12. I elected to just give him a simple spell limit of 3 during his own turns; it might occasionally turn out to be an advantage when he lands on the Wizard, but could also be a limitation if he's in a space with multiple characters, and it helps further give his spellcasting its own feel in play. Thanks again!
  13. I haven't used PrinterStudio for Talisman cards, but I have used them for Sentinels of the Multiverse cards and I was pleased with the result; those cards have gotten a lot of use and they've held up well.
  14. Hah, no, I'm not planning on posting a dozen characters a week. But while I may be working on characters during the week, I'll generally wait to post them until I've got at least a small group together. I'd be surprised if my next post is half as long as my last one; my lists of mechanical and thematic ideas I'm interested in exploring are each just about exhausted, for now. Thanks again for the constructive feedback; I'm glad you liked most of the characters! Re: The Broken Immortal, if I made the change you suggest with his life value I'd still have to include the line about healing, since there are ways to increase your life value in play. Good thought, though. Re: The Dream Singer, yes, if you're actually using the Dragon decks while you use her, fishing for sleep tokens will be a bit annoying. The published game isn't free of this problem; the Dream Singer Stranger requires you to do the same thing (albeit one time only). I don't really want to add any lines to her card devoted to a work around to this, so I'd just note it and possibly draw a new character if she came up during a full Dragon game. Re: The Detective, I hesitated, but ended up implementing your suggestion about the discard pile. Given the odds, I'm not sure it was that significant an issue but I decided not to take the chance. Thanks! Re: The Faceless One, nice catch; that's a character-breaking bug I missed. Fixed now. Re: The Magister, I weakened his barter ability; he can still get a Flail pretty early if he wants to but he's far from alone in that. Re: The Minister (and the Runesmith), while I think there's probably an interesting character to be made from your Path suggestion, I think the effects kind of stretch beyond what's thematically believable for this character; they'd be more suited to a magely or priestly character. I agree the character is more complicated than we generally expect from a Talisman character, and I absolutely understand that it won't be for everybody, but at my table at least I think there's some room for characters that stretch the complexity curve so long as they don't also stretch the power curve. Now, that doesn't mean that these two characters are necessarily the right two characters, but now that I've made them I'm at least going to give them a few plays and see how it turns out. I agree that the Minister's Edicts are a little uneven, I may end up consolidating them a bit. I had room for 18 cards on a sheet, so I figured I'd come up with 18 cards and see what was worth keeping. Thanks for taking the time to come up with a possible fix even though it wasn't to your taste, I appreciate it. I certainly wouldn't mind seeing a character using something like the ability you came up with. Re: The Skirmisher, the Command Spell limitation is there because that ending already takes too **** long as it is; the prayer limit is there because even I just can't see the Skirmisher outsmarting the gods; the other limits were mainly to try to reduce the number of objections players might have ("How'd he dodge the Pestilence?"), but you're right that they probably aren't necessary for balance; I took them out. Re: The Transmuter, the fate cost was there mainly because I'm worried about a Transmuter player abusing the ability in some way I haven't thought of yet, and I didn't want to make it too easy. I'll take it out for now; it's in my pocket if I determine the ability is too strong. Re: The Warder, I agree that the Demon/Undead split is there at least partly for that reason, but since the Warder's version of an anti-Spirit ability is quite weak as far as those abilities go I don't think it's a problem if it's also a little broader. Thanks again for taking the time, Loudo! You're awesome.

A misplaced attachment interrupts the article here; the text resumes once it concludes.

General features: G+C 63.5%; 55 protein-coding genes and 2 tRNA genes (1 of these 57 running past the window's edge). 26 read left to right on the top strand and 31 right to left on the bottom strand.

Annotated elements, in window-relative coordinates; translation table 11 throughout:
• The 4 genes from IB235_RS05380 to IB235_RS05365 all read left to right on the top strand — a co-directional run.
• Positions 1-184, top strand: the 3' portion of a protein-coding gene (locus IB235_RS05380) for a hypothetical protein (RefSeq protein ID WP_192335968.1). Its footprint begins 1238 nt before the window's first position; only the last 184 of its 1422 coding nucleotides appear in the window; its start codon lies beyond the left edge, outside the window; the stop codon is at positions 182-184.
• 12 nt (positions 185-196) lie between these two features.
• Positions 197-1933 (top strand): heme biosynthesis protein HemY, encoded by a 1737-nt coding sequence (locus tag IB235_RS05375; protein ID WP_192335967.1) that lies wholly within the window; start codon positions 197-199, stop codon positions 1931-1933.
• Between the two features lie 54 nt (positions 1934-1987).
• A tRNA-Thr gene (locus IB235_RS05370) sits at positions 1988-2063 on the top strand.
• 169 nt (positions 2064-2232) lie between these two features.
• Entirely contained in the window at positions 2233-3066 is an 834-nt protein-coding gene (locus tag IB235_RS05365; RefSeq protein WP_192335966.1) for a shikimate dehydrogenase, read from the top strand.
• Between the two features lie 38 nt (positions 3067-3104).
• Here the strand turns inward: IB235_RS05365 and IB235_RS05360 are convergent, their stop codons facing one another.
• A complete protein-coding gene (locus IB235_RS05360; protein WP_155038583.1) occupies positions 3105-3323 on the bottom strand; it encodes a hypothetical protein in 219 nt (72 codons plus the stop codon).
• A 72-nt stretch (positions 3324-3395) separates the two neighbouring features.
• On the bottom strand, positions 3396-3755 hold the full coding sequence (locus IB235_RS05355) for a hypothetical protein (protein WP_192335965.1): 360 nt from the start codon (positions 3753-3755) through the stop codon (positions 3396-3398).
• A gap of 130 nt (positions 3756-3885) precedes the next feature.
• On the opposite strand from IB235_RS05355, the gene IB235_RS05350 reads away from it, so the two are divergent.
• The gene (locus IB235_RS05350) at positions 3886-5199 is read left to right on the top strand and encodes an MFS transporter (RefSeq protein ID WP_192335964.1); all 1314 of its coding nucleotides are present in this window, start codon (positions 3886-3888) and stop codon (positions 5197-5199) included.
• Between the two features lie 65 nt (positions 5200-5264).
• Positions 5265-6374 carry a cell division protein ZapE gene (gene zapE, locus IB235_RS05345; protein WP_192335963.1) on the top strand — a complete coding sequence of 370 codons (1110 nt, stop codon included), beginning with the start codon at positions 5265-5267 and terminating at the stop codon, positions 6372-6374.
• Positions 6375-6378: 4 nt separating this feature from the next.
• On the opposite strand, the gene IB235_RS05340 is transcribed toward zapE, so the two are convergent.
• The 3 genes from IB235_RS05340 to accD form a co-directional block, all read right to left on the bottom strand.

15. My actual name is Andrew Cermak, that'd be my preferred credit. Thanks!